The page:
News Release

THE LANCET INFECTIOUS DISEASES: Threat of untreatable gonorrhoea could be tackled using an existing meningitis vaccine

Peer-Reviewed Publication

The Lancet

Peer-reviewed / 2x Observational study / 1x Modelling study / People

  • Three research papers identify effective ways of improving protection against gonorrhoea infections in the face of rising cases and increasing drug resistance.
  • An observational study of the effectiveness of 4CMenB in a large-scale vaccination programme in South Australia indicates two doses of the vaccine is 33% effective against gonorrhoea in adolescents and young adults.
  • An observational study of health records for 16-23-year-olds in New York City and Philadelphia, USA, during 2016-2018 indicates receiving two doses of the meningitis vaccine 4CMenB provides 40% protection against gonorrhoea.  

Meningitis vaccines could help improve protection against gonorrhoea amid rising cases globally and increasing bacterial resistance to drugs used to treat the infection, according to findings from three linked papers published in The Lancet Infectious Diseases journal.

Gonorrhoea is a sexually transmitted infection (STI) which, if untreated, can lead to serious health conditions, including infertility in women, transmission to newborn babies, and increased risk of HIV. More than 80 million new cases of gonorrhoea were recorded worldwide in 2020. [1]

Declining effectiveness of drug treatments for the bacteria responsible – Neisseria gonorrhoeae – and the lack of a licensed vaccine to prevent the infection have raised concerns about the possibility that gonorrhoea may become more resistant to treatment, or even untreatable, in future.

Meningitis vaccines have been recommended by the WHO as part of its roadmap to reduce the global burden of meningitis. This includes offering meningitis vaccines as part of routine childhood immunisation strategies. [2] Since meningitis vaccines have become more widely available, studies have shown they also offer some protection against gonorrhoea, and that even partial protection could reduce cases of the infection considerably. However, questions have remained about the impacts and effectiveness of using meningitis vaccines against gonorrhoea.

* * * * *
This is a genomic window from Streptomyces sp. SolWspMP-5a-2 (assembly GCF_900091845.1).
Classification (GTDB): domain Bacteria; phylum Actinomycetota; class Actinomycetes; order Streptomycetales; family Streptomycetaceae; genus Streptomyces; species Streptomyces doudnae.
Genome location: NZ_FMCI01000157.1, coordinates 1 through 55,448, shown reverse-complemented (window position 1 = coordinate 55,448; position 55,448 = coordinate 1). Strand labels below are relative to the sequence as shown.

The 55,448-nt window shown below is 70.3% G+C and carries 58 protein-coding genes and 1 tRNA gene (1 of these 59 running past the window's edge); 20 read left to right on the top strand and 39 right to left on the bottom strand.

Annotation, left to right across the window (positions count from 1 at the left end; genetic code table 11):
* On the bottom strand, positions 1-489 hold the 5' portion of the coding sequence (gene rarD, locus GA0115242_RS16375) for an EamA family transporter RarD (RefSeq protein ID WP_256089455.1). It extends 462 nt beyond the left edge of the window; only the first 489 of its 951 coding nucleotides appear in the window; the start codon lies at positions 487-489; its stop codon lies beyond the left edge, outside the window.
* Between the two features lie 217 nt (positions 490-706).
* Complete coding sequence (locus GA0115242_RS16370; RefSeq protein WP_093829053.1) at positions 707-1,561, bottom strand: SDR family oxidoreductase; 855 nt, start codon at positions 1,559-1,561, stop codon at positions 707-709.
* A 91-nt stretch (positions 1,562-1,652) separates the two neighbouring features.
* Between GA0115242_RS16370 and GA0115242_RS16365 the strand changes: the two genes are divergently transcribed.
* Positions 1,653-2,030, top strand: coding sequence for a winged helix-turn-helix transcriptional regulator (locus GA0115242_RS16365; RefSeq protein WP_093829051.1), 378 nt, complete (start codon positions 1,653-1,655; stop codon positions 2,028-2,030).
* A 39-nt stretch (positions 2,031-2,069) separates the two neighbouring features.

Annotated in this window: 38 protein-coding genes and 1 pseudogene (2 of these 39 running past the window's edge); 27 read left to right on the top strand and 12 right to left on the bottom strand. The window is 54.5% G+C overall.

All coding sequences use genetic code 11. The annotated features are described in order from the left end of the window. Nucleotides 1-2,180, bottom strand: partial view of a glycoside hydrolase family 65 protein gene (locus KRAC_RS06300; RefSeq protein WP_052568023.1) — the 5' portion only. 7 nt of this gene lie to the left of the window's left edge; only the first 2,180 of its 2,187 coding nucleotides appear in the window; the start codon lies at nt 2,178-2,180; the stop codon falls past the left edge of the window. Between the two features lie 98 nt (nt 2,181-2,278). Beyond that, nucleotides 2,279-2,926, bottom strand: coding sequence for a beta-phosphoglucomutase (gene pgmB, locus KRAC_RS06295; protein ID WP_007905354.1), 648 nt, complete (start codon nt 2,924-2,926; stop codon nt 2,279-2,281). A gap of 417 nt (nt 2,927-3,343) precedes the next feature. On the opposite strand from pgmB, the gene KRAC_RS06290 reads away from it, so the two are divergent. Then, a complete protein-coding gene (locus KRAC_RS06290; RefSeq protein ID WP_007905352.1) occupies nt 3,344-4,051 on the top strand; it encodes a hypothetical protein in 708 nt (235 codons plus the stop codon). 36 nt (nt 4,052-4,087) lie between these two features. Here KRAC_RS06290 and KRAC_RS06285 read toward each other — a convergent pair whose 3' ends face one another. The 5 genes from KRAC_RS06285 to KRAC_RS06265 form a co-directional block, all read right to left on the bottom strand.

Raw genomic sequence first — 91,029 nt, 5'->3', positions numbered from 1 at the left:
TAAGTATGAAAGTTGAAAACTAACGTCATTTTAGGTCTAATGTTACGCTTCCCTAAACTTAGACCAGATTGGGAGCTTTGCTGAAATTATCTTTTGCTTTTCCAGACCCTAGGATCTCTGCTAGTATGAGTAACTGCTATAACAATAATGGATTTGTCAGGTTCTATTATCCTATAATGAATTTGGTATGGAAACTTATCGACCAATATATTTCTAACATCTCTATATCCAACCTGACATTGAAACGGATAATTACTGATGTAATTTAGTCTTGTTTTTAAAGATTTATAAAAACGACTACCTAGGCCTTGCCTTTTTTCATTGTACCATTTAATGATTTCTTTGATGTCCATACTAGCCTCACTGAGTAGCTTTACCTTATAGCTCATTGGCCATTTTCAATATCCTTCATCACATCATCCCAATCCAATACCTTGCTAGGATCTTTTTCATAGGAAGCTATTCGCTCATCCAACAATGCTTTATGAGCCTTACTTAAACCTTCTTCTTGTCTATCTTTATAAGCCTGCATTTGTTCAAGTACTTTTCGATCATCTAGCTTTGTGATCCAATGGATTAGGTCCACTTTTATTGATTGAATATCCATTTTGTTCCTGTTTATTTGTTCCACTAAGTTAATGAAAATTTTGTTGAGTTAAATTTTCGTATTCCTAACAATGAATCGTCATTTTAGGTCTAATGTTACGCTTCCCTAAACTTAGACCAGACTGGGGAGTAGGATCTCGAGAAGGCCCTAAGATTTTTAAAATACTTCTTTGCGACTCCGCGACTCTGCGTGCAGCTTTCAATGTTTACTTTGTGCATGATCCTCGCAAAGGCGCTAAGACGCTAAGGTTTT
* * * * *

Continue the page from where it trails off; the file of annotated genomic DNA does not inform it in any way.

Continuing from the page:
In 2016, the WHO set a target to reduce gonorrhoea incidences by 90% by 2030, however an effective vaccine has yet to be developed. The three studies suggest that the 4CMenB vaccine may offer significant protection to young adults, and to men who have sex with men who might be at higher risk of infection.

Meningitis vaccine 4CMenB provides 40% protection against gonorrhoea

An observational study led by Dr Winston Abara, of U.S. Centers for Disease Control and Prevention, used health records to identify laboratory-confirmed cases of gonorrhoea and chlamydia – another leading STI – among 16–23-year-olds in New York City, NY and Philadelphia, PA, from 2016–2018. These cases were compared with immunisation records to determine people’s vaccination status with 4CMenB – which is licenced for use against meningitis – at the time of infection.

There were more than 167,000 infections (18,099 gonorrhoea, 124,876 chlamydia, and 24,731 co-infections) among almost 110,000 people. A total of 7,692 people had received the 4CMenB vaccine, with 4,032 (52%) receiving one dose, 3,596 (47%) two doses, and 64 (less than 1%) more than two doses. Full 4CMenB vaccination – receiving two doses – was estimated to provide 40% protection against gonorrhoea. One vaccine dose provided 26% protection.

Dr Winston Abara said: “Our findings suggest that meningitis vaccines that are even only moderately effective at protecting against gonorrhoea could have a major impact on prevention and control of the disease. Clinical trials focused on the use of 4CMenB against gonorrhoea are needed to better understand its protective effects and could also offer important insights towards the development of a vaccine specifically for gonorrhoea.” [3]